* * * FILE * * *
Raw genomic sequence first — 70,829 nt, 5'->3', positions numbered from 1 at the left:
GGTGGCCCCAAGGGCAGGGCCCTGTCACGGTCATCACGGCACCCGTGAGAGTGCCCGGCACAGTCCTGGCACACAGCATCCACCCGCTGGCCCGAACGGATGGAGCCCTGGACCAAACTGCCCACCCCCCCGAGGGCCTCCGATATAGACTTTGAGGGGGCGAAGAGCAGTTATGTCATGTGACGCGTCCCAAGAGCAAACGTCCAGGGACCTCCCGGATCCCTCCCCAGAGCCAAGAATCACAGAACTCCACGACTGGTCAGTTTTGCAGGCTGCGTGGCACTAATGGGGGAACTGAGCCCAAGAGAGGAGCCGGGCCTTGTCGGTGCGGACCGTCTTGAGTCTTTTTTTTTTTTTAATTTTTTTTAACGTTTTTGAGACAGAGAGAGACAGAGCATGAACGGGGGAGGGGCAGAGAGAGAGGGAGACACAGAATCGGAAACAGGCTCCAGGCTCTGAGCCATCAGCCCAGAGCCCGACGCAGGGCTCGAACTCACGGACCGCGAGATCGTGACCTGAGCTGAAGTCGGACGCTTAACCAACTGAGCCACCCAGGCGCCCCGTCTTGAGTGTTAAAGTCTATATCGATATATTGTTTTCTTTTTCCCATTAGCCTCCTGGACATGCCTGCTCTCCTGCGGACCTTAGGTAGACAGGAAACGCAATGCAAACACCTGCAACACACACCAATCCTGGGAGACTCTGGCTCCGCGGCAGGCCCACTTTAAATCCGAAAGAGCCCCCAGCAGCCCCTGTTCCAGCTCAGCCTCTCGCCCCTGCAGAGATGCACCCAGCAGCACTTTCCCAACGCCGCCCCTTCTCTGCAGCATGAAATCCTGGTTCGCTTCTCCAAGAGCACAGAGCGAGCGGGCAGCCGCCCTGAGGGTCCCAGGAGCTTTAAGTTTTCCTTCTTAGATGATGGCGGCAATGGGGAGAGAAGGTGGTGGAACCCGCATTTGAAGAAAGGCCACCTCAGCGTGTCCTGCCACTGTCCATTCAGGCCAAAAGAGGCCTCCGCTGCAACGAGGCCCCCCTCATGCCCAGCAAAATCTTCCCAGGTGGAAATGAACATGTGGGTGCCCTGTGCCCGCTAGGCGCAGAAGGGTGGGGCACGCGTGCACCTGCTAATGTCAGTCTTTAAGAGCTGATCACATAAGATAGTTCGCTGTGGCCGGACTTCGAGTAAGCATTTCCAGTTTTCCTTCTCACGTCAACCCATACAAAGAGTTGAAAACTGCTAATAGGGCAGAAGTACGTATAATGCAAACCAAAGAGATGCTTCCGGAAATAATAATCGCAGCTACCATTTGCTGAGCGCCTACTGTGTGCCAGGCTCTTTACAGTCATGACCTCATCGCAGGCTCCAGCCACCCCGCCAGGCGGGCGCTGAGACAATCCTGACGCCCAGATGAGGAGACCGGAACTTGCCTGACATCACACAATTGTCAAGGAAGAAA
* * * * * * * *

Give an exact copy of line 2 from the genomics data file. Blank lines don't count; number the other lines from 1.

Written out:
GGTGGCCCCAAGGGCAGGGCCCTGTCACGGTCATCACGGCACCCGTGAGAGTGCCCGGCACAGTCCTGGCACACAGCATCCACCCGCTGGCCCGAACGGATGGAGCCCTGGACCAAACTGCCCACCCCCCCGAGGGCCTCCGATATAGACTTTGAGGGGGCGAAGAGCAGTTATGTCATGTGACGCGTCCCAAGAGCAAACGTCCAGGGACCTCCCGGATCCCTCCCCAGAGCCAAGAATCACAGAACTCCACGACTGGTCAGTTTTGCAGGCTGCGTGGCACTAATGGGGGAACTGAGCCCAAGAGAGGAGCCGGGCCTTGTCGGTGCGGACCGTCTTGAGTCTTTTTTTTTTTTTAATTTTTTTTAACGTTTTTGAGACAGAGAGAGACAGAGCATGAACGGGGGAGGGGCAGAGAGAGAGGGAGACACAGAATCGGAAACAGGCTCCAGGCTCTGAGCCATCAGCCCAGAGCCCGACGCAGGGCTCGAACTCACGGACCGCGAGATCGTGACCTGAGCTGAAGTCGGACGCTTAACCAACTGAGCCACCCAGGCGCCCCGTCTTGAGTGTTAAAGTCTATATCGATATATTGTTTTCTTTTTCCCATTAGCCTCCTGGACATGCCTGCTCTCCTGCGGACCTTAGGTAGACAGGAAACGCAATGCAAACACCTGCAACACACACCAATCCTGGGAGACTCTGGCTCCGCGGCAGGCCCACTTTAAATCCGAAAGAGCCCCCAGCAGCCCCTGTTCCAGCTCAGCCTCTCGCCCCTGCAGAGATGCACCCAGCAGCACTTTCCCAACGCCGCCCCTTCTCTGCAGCATGAAATCCTGGTTCGCTTCTCCAAGAGCACAGAGCGAGCGGGCAGCCGCCCTGAGGGTCCCAGGAGCTTTAAGTTTTCCTTCTTAGATGATGGCGGCAATGGGGAGAGAAGGTGGTGGAACCCGCATTTGAAGAAAGGCCACCTCAGCGTGTCCTGCCACTGTCCATTCAGGCCAAAAGAGGCCTCCGCTGCAACGAGGCCCCCCTCATGCCCAGCAAAATCTTCCCAGGTGGAAATGAACATGTGGGTGCCCTGTGCCCGCTAGGCGCAGAAGGGTGGGGCACGCGTGCACCTGCTAATGTCAGTCTTTAAGAGCTGATCACATAAGATAGTTCGCTGTGGCCGGACTTCGAGTAAGCATTTCCAGTTTTCCTTCTCACGTCAACCCATACAAAGAGTTGAAAACTGCTAATAGGGCAGAAGTACGTATAATGCAAACCAAAGAGATGCTTCCGGAAATAATAATCGCAGCTACCATTTGCTGAGCGCCTACTGTGTGCCAGGCTCTTTACAGTCATGACCTCATCGCAGGCTCCAGCCACCCCGCCAGGCGGGCGCTGAGACAATCCTGACGCCCAGATGAGGAGACCGGAACTTGCCTGACATCACACAATTGTCAAGGAAGAAA